“Food, culture and identity are three items that go together, and I would argue that without food, you cannot maintain the other two things,” says Carrasco de Miguel, herself an immigrant from Spain.
“We want to create a dignified experience for all Food Club clients,” continues Carrasco de Miguel, whose upper-level course, “Spanish for the Community,” has a popular, outreach-minded curriculum. “The moment they step inside, they feel this is their store. They feel it serves their needs. They feel it serves their traditions and cultures. And it makes justice for them.”
Community Action House director Scott Rumpsa ’01 is delighted to have a Hope team — which besides Carrasco de Miguel also includes Dr. Lauren Janes of the history department, Dr. Regan Postma-Montaño of the world languages and cultures department, Dr. Elizabeth Sharda of the sociology and social work department, and students Kianna Novak and Maggie Gillich — work alongside his staff to reach 1,000 families with Food Club engagement. “Supercharging” is the word he has used to describe how Hope’s participation is affecting CAH efforts. Rather than waiting for people in need to find their way to Food Club, Rumpsa’s staff, in partnership with the Hope team, are marketing the new initiative through interpersonal relationships that provide feedback loops.
“The more folks we have helping us reach out, engage and listen to some of our future members or prospective members [of Food Club], the more relationships we’ll build and that’s so important,” Rumpsa explains. “Those are going to be relationships that we’re able to carry forward as we continue to listen, reflect, adjust and change our services to make sure that they are culturally relevant, that they are meeting true needs, that they are driving the results that we want to see in what’s felt to be a welcoming and inclusive way.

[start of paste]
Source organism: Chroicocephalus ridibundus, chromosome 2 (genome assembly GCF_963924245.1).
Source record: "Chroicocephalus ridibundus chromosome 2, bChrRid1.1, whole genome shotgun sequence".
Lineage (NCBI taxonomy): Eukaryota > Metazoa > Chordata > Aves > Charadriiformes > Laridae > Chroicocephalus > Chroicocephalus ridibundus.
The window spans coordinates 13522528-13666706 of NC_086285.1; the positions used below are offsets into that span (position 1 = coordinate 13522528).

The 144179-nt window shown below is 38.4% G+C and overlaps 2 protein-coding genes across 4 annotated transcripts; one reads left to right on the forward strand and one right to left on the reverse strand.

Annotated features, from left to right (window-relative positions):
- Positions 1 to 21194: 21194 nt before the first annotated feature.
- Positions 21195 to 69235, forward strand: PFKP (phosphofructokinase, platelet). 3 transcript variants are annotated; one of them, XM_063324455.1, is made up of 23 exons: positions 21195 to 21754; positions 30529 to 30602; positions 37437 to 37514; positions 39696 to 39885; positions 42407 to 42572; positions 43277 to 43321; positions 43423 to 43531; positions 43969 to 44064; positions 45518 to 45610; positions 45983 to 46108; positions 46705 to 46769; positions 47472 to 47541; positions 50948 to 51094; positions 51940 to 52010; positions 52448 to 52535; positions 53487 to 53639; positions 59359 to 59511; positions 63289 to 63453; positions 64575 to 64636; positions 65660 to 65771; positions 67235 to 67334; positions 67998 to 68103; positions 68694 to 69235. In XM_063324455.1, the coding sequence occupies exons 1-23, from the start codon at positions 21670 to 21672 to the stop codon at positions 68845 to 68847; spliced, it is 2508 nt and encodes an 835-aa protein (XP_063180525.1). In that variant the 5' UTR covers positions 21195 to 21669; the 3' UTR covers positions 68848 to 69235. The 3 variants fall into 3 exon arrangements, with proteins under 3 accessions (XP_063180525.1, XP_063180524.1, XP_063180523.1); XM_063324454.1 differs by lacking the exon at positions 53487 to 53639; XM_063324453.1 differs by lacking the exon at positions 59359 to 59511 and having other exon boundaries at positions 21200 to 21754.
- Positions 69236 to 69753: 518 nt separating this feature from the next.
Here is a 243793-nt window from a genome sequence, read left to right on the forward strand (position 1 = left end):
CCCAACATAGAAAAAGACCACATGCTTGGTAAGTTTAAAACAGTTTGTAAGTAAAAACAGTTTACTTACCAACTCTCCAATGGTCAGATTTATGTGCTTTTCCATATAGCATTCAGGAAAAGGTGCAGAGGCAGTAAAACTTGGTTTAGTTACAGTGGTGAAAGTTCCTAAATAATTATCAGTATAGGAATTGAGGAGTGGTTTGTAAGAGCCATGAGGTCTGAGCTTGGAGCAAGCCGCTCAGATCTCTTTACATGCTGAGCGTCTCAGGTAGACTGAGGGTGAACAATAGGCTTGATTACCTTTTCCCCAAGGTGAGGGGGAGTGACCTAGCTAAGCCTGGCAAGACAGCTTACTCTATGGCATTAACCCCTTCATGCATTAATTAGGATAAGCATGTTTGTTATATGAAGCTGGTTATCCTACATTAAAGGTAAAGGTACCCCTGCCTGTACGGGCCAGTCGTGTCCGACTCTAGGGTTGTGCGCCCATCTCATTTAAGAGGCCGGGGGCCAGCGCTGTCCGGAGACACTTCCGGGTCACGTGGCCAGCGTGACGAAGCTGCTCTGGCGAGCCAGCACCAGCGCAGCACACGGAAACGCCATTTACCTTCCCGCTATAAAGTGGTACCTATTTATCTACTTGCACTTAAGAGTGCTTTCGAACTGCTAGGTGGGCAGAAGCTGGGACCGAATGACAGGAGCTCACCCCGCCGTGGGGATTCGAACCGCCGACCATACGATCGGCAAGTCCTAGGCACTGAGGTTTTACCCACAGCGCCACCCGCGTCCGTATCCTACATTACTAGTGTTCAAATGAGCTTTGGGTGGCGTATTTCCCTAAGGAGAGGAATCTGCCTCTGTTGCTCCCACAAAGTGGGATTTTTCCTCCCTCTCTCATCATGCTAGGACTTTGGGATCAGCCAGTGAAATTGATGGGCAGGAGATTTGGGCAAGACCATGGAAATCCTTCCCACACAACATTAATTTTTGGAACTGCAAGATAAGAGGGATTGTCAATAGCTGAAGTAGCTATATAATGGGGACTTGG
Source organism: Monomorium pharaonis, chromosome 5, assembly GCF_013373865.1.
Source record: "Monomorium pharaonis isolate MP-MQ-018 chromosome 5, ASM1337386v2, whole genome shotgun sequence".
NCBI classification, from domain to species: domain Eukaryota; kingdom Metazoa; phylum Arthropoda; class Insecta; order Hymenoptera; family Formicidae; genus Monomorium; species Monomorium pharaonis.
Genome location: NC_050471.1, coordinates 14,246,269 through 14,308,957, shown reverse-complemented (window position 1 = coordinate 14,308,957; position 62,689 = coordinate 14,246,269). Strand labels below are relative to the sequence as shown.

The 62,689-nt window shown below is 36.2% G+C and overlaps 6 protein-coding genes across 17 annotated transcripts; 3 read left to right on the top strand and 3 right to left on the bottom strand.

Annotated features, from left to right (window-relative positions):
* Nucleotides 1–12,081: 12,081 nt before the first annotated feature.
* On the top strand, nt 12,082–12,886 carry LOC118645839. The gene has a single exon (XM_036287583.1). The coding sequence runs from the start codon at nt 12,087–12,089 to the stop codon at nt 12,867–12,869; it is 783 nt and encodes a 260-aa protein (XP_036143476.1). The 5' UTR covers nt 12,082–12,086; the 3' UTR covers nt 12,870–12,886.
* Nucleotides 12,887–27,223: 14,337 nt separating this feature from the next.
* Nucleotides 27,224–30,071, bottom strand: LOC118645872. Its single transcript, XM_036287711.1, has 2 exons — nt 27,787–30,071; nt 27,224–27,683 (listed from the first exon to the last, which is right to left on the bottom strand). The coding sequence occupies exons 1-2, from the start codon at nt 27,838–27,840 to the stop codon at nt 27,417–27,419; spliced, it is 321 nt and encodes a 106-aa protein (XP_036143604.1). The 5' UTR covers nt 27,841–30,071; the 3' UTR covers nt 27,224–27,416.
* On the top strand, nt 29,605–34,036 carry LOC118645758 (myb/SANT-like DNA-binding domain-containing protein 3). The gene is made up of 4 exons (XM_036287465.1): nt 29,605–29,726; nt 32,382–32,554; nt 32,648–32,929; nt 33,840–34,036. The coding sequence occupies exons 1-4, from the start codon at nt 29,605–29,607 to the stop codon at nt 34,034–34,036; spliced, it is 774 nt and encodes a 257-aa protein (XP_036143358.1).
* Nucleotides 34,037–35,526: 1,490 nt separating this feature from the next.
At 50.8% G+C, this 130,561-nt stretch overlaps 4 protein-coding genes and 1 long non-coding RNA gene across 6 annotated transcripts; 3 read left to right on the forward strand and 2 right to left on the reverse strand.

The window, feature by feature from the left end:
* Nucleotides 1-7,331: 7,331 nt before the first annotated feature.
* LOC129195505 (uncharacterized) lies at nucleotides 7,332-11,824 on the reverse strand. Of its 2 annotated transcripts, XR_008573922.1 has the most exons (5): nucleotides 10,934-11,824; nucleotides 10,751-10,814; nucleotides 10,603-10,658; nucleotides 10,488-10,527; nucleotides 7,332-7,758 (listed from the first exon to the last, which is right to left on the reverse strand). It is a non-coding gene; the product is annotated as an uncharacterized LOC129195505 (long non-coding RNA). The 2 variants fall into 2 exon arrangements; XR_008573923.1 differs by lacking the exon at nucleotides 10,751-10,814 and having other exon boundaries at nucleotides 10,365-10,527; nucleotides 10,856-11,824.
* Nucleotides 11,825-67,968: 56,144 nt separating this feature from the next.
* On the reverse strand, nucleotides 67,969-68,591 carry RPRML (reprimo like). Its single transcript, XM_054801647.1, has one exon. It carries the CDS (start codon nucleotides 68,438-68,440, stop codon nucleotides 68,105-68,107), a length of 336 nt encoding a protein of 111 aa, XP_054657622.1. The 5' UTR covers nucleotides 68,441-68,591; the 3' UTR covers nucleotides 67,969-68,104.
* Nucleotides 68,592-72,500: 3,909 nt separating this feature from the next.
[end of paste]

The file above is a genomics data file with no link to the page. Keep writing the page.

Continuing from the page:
“We’ve prided ourselves in doing as much of that as possible at our food pantry, but with this new Food Club approach along with our partnership with Hope, we’re really looking to supercharge these efforts.”
After diving into relevant readings before beginning her work with CAH, Gillich, a junior Spanish and psychology double major, says her eyes opened even wider to the depth and dynamics of need. She’s been introduced to terms she’s never heard before, such as trauma-informed care, that make her future work with CAH necessary and enlightened.
“I’ve learned food insecurity can cause trauma, or that trauma can be a cause of food insecurity,” says Gillich, who is a fluent Spanish speaker, “and it can be a cycle that is endless for some people. . . . I don’t want to be complicit with anything that deserves justice. So, I honestly hope that in working on this project, I can help support people and have them feel heard.”
That kind of reflection is more than music to Carrasco de Miguel’s ears; it is a lyrical affirmation that the work she does with and for students runs parallel to her own personal mission. “At Hope, we do much more than teach students and focus on our own research,” she exudes. “Helping the community is actually my favorite part of my job.”
Stories of Equity and Hope
Ready for School is a West Michigan-focused organization that helps to prepare children aged one-day-old to five-years-old for success in kindergarten by equipping parents and families through integrated support. As a force multiplier for children and families, the organization’s strategies and projects evolve to fill gaps and test solutions alongside community partners.